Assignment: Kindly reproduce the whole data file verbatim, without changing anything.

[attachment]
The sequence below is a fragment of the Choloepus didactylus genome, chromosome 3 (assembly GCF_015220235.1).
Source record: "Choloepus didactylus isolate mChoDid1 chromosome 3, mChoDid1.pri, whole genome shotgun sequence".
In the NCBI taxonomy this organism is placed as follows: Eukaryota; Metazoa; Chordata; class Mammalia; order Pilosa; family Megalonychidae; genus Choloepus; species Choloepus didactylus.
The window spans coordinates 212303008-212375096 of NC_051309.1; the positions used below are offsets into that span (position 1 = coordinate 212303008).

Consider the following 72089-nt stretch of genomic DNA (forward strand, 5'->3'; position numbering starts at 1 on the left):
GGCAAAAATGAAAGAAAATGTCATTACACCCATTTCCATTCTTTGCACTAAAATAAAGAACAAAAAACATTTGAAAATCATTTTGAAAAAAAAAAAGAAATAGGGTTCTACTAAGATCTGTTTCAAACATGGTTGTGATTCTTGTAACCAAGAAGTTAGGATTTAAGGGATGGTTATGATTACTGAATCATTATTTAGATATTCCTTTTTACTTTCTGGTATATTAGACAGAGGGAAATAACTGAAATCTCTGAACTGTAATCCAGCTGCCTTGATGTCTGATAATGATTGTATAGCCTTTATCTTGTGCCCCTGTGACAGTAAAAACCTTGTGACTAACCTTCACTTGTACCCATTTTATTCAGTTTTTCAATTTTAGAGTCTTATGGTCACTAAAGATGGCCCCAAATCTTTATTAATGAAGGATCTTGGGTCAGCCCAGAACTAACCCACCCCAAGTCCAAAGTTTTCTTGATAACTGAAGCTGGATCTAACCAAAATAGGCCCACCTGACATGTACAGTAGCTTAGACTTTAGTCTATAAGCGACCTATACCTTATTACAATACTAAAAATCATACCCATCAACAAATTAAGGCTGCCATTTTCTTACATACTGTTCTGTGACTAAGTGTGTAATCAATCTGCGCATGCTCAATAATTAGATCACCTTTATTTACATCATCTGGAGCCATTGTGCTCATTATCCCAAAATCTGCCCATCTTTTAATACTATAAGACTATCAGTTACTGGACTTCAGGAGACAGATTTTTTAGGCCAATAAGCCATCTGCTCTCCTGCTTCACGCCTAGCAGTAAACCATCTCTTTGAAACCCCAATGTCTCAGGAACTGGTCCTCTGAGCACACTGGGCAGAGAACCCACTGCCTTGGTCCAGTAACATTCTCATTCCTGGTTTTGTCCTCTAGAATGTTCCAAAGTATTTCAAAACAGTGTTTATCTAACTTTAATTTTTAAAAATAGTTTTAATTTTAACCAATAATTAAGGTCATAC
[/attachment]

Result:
The sequence below is a fragment of the Choloepus didactylus genome, chromosome 3 (assembly GCF_015220235.1).
Source record: "Choloepus didactylus isolate mChoDid1 chromosome 3, mChoDid1.pri, whole genome shotgun sequence".
In the NCBI taxonomy this organism is placed as follows: Eukaryota; Metazoa; Chordata; class Mammalia; order Pilosa; family Megalonychidae; genus Choloepus; species Choloepus didactylus.
The window spans coordinates 212303008-212375096 of NC_051309.1; the positions used below are offsets into that span (position 1 = coordinate 212303008).

Consider the following 72089-nt stretch of genomic DNA (forward strand, 5'->3'; position numbering starts at 1 on the left):
GGCAAAAATGAAAGAAAATGTCATTACACCCATTTCCATTCTTTGCACTAAAATAAAGAACAAAAAACATTTGAAAATCATTTTGAAAAAAAAAAAGAAATAGGGTTCTACTAAGATCTGTTTCAAACATGGTTGTGATTCTTGTAACCAAGAAGTTAGGATTTAAGGGATGGTTATGATTACTGAATCATTATTTAGATATTCCTTTTTACTTTCTGGTATATTAGACAGAGGGAAATAACTGAAATCTCTGAACTGTAATCCAGCTGCCTTGATGTCTGATAATGATTGTATAGCCTTTATCTTGTGCCCCTGTGACAGTAAAAACCTTGTGACTAACCTTCACTTGTACCCATTTTATTCAGTTTTTCAATTTTAGAGTCTTATGGTCACTAAAGATGGCCCCAAATCTTTATTAATGAAGGATCTTGGGTCAGCCCAGAACTAACCCACCCCAAGTCCAAAGTTTTCTTGATAACTGAAGCTGGATCTAACCAAAATAGGCCCACCTGACATGTACAGTAGCTTAGACTTTAGTCTATAAGCGACCTATACCTTATTACAATACTAAAAATCATACCCATCAACAAATTAAGGCTGCCATTTTCTTACATACTGTTCTGTGACTAAGTGTGTAATCAATCTGCGCATGCTCAATAATTAGATCACCTTTATTTACATCATCTGGAGCCATTGTGCTCATTATCCCAAAATCTGCCCATCTTTTAATACTATAAGACTATCAGTTACTGGACTTCAGGAGACAGATTTTTTAGGCCAATAAGCCATCTGCTCTCCTGCTTCACGCCTAGCAGTAAACCATCTCTTTGAAACCCCAATGTCTCAGGAACTGGTCCTCTGAGCACACTGGGCAGAGAACCCACTGCCTTGGTCCAGTAACATTCTCATTCCTGGTTTTGTCCTCTAGAATGTTCCAAAGTATTTCAAAACAGTGTTTATCTAACTTTAATTTTTAAAAATAGTTTTAATTTTAACCAATAATTAAGGTCATAC